The discerning fashion customer
McKinsey, in its report on the influence of ‘woke’ among GenZ, stated that 9 in 10 Generation Z consumers believe companies have a responsibility to address environmental and social issues, just as Millennials, in the previous generation, had a green emphasis.
As companies emerge from COVID-19 restrictions, they can expect consumers to closely examine the level of continuity across campaigns and the nature of their strategic and operational decisions, as well as their tone. Product information and messaging will therefore hold a greater importance.
Consumers will most likely turn to cautious consumption on fashion to buy just what is necessary rather than ‘nice to have’. More information and knowledge about products will likely to be needed as it will take more to justify the purchase.
Futurists like Doug Stephens have challenged brands to, “spend like crazy”, to use this time to reinvent how they do what they do, bringing customers new alternatives and new values, reinventing their own brand, using cross-functional teams to break down siloes and time to prioritise on customer experience and data management.
The importance of product information
It is clear that product information and knowledge have a clear role to play in attracting the new model shopper, post-COVID. Accurate and detailed product information, visible from supply chain through to the consumer in every sales channel, will improve the customer experience.
New habits have delivered an uptick in videoconferencing. Product information management can integrate with new tech investment to enable information to be seamlessly curated for digital and wholesale showrooms. This can exploit efficient employee interaction and other applications such as livestreaming, digital store assistants (WeChat), and virtual sampling, so that product knowledge can be presented in real-time and through live interaction.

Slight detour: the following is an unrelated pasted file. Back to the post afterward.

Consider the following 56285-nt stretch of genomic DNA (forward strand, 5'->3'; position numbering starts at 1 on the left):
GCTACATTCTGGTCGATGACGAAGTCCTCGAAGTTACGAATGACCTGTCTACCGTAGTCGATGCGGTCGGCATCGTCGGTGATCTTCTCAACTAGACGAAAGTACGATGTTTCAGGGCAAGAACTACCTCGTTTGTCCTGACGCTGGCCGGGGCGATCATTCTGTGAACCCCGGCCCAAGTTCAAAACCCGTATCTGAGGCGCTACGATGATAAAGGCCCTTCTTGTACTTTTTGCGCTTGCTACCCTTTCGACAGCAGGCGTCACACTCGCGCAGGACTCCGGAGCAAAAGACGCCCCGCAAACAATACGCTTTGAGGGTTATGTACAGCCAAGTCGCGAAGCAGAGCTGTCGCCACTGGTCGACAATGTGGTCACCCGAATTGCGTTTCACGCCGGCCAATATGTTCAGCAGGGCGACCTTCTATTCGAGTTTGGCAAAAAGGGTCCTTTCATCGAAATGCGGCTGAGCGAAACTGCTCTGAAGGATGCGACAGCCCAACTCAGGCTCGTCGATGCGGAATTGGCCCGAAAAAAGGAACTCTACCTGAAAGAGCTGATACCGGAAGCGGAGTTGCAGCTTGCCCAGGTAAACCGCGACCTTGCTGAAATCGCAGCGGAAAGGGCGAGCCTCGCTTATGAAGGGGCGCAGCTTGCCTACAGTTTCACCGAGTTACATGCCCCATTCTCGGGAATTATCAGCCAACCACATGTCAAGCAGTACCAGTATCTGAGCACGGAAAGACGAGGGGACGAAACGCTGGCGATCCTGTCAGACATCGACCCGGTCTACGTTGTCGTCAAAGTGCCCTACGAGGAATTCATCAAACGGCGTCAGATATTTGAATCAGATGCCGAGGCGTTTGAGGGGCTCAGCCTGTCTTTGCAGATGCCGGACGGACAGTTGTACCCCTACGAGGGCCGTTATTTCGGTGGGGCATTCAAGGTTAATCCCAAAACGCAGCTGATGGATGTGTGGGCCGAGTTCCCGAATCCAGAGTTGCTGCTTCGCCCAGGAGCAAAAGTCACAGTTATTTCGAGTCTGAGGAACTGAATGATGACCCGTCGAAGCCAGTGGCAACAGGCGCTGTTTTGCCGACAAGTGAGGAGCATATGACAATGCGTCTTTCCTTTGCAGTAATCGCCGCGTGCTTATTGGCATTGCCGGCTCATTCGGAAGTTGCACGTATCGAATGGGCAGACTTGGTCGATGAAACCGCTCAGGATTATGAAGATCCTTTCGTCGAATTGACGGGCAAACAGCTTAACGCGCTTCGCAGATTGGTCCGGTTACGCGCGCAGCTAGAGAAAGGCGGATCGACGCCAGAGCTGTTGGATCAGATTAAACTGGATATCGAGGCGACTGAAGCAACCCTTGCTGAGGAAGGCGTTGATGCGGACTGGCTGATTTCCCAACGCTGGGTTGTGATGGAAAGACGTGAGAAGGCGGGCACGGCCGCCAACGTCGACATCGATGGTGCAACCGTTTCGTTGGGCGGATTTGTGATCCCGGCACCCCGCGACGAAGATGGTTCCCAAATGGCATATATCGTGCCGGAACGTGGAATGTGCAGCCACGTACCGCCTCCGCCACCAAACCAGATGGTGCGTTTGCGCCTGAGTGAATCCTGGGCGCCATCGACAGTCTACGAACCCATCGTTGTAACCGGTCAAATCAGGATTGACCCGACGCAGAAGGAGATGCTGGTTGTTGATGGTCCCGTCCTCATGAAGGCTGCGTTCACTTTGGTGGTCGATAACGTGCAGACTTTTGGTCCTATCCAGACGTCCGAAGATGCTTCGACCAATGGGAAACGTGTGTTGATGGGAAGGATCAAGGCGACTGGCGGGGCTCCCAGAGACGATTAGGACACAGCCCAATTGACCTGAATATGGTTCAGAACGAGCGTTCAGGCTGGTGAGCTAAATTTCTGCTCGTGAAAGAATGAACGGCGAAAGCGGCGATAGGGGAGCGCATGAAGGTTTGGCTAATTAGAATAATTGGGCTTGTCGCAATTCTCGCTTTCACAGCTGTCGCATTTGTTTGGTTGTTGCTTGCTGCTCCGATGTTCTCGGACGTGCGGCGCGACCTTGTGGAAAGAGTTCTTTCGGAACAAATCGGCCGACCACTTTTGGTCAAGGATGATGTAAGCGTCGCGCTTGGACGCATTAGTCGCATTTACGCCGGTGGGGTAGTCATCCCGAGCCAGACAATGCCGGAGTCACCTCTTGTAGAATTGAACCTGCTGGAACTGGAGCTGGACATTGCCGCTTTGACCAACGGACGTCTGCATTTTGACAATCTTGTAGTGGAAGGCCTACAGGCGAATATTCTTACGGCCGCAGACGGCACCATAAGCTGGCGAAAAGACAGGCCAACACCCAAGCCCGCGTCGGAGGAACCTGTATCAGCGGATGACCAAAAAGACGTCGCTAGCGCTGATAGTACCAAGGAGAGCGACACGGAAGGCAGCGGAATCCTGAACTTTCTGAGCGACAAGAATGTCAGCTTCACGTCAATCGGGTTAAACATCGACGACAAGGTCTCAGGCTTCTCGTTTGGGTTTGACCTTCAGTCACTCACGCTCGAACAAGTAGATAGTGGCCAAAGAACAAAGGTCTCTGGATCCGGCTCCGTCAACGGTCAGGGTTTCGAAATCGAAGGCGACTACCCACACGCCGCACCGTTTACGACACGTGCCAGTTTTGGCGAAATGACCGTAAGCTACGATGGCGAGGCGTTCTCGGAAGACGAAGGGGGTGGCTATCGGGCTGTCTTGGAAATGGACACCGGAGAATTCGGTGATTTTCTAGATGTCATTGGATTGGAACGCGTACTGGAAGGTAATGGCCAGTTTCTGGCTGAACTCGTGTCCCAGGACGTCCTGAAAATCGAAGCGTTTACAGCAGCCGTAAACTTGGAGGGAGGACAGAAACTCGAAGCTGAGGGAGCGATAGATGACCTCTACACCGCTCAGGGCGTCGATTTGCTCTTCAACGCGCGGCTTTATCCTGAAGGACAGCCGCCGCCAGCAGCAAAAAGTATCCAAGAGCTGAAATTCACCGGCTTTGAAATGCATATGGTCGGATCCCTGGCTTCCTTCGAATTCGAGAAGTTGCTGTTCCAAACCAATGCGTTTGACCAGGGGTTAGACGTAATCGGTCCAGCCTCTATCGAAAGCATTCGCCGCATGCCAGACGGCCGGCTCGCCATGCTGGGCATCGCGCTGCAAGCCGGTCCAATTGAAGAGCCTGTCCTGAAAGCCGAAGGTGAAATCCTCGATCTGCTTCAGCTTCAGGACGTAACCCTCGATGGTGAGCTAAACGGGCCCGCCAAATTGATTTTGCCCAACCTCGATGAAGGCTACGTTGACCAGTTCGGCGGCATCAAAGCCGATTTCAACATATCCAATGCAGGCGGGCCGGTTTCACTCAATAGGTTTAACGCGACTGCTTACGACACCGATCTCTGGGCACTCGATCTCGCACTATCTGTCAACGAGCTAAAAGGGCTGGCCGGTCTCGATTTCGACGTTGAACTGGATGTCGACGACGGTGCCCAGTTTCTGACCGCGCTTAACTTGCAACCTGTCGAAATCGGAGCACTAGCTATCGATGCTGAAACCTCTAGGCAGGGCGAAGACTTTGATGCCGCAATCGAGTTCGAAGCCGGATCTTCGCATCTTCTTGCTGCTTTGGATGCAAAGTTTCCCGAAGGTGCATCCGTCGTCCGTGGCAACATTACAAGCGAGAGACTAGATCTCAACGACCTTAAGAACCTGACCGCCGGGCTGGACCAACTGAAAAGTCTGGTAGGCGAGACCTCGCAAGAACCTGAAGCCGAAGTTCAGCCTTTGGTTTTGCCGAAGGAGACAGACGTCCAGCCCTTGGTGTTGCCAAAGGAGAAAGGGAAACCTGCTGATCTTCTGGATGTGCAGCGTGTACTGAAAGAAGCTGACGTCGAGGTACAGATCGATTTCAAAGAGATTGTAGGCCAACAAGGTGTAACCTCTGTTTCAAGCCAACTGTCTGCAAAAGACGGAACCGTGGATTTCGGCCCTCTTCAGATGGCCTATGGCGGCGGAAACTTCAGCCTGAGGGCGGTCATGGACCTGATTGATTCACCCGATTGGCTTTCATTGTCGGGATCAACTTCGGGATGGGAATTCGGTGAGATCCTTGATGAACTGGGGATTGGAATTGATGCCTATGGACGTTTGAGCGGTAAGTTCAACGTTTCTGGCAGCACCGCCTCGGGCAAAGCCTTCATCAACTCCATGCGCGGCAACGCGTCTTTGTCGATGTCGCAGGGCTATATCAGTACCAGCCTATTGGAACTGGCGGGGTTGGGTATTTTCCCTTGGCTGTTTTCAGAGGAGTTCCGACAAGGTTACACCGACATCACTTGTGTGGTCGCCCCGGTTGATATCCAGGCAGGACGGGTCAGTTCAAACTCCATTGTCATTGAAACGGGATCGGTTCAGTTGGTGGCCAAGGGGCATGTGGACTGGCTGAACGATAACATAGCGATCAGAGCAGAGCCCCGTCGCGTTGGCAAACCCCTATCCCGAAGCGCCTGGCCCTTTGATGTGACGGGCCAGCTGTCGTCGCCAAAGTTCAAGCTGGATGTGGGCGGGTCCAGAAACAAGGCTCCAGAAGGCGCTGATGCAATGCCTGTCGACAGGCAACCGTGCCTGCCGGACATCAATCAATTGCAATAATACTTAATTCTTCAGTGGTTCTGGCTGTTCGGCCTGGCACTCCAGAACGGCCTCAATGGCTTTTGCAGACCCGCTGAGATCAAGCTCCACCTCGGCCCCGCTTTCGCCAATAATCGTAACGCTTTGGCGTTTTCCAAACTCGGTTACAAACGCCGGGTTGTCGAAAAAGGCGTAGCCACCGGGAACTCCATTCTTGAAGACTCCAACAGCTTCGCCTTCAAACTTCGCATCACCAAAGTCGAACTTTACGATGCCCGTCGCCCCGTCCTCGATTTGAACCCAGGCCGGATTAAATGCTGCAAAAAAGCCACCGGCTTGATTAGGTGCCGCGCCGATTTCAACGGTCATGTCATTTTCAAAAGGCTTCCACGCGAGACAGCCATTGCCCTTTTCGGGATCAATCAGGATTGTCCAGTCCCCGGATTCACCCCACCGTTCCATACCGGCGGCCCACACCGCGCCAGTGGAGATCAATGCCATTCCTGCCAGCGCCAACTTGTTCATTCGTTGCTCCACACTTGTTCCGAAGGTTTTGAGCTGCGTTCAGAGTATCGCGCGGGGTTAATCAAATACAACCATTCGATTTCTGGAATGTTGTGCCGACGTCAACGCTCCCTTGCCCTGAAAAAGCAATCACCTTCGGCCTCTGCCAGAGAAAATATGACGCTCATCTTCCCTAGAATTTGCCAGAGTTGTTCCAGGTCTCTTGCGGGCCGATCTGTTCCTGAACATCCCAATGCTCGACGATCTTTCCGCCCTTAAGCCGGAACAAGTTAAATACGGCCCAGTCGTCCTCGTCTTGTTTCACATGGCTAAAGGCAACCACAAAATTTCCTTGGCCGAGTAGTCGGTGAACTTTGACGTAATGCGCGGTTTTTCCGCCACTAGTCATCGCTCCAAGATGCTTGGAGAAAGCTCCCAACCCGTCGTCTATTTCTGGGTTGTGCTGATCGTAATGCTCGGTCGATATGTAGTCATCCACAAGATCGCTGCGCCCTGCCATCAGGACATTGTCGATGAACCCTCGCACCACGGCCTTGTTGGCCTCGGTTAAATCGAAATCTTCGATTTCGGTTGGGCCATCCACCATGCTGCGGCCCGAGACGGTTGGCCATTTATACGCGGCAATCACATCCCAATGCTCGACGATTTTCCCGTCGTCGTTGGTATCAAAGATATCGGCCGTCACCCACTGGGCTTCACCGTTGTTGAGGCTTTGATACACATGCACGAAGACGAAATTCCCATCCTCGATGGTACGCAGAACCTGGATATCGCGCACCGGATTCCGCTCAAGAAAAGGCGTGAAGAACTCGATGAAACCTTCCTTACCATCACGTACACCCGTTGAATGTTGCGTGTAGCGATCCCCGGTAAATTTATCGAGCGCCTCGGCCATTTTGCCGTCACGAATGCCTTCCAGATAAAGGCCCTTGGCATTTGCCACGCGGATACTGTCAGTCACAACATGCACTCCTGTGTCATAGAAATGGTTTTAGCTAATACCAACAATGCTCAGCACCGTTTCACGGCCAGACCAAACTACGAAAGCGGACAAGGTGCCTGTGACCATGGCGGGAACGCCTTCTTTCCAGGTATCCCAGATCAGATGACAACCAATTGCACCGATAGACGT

Equally, brands need to reduce supplier cost, increase flexibility and decrease time to market whilst minimising returns and cancellations. Accurate and consistent product information on an omnichannel basis is necessary to achieve these goals. Companies such as Akeneo and Sales Layer are helping brands manage product data information through technologies to create a better customer experience.
In a recent webinar presented by Sales Layer, Wade Eagar, Head of Retail at Facebook UK commented: “The pandemic has been an accelerator for a brand’s mid- to long-term business planning, things that were being budgeted for a five-year timespan are being executed in six months.
“Although many retailers and brands will not survive, even online, If we have learnt anything from successful online brands it is that they have a management based on entrepreneurial Millennials that are quick to innovate and have the ability to try something and ‘fail fast’".
Eduard Pietrade of SonaeIM also added that retail needs a new approach based on people, brands, technologies and customer interaction. By resetting these elements, it would be possible to bring something different for the new customer.
Whatever the outcome, successful companies will need to bring more trust and confidence back into the market by making product information transparent between manufacturer, brand, retailer and customer as a single source of truth, and embracing the shift online.
Brands that act quickly can give themselves a better chance of not just surviving the chaos but becoming stronger because of it.